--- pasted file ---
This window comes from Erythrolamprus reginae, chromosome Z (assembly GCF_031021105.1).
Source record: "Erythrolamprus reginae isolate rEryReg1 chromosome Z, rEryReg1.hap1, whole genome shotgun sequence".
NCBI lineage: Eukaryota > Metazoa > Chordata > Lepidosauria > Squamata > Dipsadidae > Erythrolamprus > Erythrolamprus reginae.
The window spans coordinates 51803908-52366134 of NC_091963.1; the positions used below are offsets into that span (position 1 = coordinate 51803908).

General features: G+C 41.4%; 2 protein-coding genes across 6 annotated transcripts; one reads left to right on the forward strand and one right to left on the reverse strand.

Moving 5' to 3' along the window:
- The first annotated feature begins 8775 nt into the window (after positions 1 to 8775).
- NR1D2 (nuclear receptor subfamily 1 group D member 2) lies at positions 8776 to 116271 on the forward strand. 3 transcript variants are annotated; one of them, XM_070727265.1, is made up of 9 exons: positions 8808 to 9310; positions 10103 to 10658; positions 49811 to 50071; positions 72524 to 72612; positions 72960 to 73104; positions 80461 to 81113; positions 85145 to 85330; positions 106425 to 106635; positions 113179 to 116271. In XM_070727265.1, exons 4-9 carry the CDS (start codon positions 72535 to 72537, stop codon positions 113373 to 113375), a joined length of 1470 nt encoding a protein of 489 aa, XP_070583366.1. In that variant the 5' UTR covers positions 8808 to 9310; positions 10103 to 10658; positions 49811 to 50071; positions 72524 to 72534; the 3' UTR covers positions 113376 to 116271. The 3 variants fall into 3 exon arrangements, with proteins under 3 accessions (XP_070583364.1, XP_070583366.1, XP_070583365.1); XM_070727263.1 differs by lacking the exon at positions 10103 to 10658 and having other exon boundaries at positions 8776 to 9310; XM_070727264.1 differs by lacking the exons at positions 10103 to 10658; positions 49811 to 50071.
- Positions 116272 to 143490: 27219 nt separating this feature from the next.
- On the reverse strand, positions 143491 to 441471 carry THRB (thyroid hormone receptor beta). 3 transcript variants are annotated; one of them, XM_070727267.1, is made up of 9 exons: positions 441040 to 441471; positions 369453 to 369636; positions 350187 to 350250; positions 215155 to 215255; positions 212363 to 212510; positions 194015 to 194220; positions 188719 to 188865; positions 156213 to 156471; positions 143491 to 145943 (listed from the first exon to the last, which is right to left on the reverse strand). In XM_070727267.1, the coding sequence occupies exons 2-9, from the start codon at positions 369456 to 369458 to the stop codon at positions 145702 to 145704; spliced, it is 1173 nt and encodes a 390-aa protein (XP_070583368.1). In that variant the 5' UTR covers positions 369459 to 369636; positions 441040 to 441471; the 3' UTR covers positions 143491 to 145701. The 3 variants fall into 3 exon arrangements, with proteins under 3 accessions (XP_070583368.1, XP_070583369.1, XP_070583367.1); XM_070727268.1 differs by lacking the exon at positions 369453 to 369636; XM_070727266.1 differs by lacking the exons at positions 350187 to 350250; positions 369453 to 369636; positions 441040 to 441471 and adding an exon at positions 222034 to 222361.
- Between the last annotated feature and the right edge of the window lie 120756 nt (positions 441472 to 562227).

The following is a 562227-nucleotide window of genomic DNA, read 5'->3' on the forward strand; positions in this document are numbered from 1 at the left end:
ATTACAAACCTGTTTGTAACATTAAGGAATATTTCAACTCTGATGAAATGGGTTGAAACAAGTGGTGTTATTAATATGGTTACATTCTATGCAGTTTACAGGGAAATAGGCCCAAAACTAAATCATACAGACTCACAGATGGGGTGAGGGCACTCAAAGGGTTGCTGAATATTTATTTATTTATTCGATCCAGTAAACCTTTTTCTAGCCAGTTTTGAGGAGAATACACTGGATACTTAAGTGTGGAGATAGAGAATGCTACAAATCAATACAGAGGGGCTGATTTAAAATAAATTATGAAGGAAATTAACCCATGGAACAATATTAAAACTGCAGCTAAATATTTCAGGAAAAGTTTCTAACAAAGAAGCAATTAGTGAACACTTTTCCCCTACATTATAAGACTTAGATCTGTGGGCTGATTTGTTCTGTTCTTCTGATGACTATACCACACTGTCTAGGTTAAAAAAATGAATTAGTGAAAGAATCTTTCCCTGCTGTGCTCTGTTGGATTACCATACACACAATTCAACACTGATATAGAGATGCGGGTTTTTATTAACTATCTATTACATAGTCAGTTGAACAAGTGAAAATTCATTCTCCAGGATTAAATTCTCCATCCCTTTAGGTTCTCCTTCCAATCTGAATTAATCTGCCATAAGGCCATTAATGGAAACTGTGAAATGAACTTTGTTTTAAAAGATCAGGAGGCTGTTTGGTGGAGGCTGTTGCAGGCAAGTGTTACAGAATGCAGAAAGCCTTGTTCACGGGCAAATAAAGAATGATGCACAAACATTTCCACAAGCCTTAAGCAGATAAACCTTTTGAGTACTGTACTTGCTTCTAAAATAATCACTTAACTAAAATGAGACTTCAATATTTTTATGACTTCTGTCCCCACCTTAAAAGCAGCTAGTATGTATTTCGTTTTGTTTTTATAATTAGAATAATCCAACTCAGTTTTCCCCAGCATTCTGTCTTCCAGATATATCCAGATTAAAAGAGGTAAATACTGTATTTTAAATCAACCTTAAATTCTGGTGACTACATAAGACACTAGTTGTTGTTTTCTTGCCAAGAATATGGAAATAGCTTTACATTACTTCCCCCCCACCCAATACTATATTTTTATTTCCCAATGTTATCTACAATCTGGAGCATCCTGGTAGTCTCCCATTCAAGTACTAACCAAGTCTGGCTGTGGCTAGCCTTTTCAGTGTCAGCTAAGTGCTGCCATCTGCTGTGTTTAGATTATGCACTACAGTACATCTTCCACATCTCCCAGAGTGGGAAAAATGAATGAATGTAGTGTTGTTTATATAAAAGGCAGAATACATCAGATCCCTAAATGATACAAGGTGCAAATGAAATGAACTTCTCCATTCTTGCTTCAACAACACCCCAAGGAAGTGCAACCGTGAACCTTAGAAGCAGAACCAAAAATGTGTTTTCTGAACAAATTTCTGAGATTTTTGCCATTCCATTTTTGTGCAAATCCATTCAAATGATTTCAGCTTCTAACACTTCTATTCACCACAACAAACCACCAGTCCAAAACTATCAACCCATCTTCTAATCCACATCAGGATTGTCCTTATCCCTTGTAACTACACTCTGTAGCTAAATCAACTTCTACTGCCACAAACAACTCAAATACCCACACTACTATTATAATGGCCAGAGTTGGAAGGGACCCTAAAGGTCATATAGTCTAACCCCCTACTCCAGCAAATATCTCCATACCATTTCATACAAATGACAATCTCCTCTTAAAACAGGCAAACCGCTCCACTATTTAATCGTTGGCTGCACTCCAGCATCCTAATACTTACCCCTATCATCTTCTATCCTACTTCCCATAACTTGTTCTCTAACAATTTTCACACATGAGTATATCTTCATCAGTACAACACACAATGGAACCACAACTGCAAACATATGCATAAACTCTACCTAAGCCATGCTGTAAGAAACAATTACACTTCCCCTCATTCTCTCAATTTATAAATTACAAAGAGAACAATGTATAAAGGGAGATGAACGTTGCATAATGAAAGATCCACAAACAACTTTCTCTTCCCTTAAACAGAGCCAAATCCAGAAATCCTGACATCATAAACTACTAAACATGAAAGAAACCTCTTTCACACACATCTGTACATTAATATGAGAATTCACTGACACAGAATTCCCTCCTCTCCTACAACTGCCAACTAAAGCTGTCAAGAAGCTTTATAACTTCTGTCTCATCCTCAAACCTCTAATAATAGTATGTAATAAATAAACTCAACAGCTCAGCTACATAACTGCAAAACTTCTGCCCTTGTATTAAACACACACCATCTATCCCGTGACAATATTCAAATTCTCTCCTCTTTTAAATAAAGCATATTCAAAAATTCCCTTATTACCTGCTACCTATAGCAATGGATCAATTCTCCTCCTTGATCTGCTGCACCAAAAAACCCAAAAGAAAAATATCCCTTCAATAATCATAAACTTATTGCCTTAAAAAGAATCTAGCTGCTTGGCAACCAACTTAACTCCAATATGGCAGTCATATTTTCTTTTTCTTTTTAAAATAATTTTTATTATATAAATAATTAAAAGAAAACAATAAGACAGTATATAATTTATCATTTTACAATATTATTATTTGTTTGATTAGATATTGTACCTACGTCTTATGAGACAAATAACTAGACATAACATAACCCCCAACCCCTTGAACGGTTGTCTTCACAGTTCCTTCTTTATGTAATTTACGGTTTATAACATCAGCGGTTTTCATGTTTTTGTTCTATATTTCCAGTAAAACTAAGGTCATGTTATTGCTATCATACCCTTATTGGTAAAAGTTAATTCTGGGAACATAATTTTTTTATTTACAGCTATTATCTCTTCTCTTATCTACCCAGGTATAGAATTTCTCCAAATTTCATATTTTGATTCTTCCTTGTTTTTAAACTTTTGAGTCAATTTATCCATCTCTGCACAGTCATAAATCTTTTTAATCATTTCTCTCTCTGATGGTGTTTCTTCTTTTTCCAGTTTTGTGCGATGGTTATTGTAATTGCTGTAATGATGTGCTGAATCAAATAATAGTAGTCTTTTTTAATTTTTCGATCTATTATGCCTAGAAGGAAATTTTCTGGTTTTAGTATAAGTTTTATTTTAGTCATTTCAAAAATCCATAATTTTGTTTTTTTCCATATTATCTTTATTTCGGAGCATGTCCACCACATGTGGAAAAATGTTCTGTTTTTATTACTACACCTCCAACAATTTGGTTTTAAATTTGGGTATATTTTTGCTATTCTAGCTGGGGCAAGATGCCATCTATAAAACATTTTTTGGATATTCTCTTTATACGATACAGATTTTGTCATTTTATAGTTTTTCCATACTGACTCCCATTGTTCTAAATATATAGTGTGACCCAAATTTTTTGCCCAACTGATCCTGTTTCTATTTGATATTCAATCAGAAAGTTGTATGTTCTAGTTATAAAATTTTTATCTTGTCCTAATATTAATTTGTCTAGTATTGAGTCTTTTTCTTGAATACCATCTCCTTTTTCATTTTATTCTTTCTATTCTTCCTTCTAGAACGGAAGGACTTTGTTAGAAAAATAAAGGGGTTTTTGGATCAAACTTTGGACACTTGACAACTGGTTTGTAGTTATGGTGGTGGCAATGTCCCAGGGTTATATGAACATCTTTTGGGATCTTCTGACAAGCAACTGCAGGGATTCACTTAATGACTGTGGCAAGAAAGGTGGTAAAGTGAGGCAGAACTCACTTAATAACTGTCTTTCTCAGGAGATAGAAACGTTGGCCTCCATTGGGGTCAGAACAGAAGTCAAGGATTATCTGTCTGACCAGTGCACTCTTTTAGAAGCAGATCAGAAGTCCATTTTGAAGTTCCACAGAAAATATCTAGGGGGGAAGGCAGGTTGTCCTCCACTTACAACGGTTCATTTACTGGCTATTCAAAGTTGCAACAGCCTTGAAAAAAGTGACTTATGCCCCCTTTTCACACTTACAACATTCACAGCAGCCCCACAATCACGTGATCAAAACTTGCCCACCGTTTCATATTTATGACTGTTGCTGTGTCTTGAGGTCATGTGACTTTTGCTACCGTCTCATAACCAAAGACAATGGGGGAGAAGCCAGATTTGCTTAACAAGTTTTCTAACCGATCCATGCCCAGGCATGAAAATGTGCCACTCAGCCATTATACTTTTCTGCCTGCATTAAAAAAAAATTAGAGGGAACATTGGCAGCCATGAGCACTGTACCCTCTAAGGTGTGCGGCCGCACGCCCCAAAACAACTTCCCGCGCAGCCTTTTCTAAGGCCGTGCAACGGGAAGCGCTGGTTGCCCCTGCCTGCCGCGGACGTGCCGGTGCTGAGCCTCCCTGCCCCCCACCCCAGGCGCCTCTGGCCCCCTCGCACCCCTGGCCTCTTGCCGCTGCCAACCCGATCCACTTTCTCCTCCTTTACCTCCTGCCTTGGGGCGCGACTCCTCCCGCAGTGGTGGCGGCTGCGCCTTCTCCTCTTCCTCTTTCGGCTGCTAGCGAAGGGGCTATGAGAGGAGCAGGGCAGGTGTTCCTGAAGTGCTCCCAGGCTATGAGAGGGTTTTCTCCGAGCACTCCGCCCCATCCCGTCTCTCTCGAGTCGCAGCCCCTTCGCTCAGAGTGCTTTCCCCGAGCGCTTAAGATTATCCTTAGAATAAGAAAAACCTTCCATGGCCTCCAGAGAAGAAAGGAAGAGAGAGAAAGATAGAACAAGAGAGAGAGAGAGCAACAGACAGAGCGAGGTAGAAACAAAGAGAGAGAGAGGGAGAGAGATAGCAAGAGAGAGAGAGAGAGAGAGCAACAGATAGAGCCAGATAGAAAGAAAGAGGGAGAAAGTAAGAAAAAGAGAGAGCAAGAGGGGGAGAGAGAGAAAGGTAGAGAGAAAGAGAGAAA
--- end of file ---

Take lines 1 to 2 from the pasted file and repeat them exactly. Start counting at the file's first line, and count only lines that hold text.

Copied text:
This window comes from Erythrolamprus reginae, chromosome Z (assembly GCF_031021105.1).
Source record: "Erythrolamprus reginae isolate rEryReg1 chromosome Z, rEryReg1.hap1, whole genome shotgun sequence".